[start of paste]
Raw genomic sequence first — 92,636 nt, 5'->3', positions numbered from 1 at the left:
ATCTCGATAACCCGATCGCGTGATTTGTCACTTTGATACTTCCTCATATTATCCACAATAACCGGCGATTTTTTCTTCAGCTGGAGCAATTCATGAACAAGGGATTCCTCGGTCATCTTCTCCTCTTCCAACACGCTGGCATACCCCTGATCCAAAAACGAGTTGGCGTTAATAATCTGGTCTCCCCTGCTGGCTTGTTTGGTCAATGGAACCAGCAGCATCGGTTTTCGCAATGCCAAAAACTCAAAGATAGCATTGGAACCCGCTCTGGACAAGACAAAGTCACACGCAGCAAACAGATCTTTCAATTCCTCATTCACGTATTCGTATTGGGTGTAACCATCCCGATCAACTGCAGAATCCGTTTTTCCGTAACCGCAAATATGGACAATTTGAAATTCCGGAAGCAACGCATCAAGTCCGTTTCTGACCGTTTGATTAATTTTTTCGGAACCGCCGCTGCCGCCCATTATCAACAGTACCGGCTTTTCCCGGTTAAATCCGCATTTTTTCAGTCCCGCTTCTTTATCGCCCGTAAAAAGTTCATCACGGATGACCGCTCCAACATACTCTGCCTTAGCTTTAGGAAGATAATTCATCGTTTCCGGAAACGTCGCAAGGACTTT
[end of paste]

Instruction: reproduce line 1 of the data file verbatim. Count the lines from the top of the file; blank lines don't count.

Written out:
Raw genomic sequence first — 92,636 nt, 5'->3', positions numbered from 1 at the left: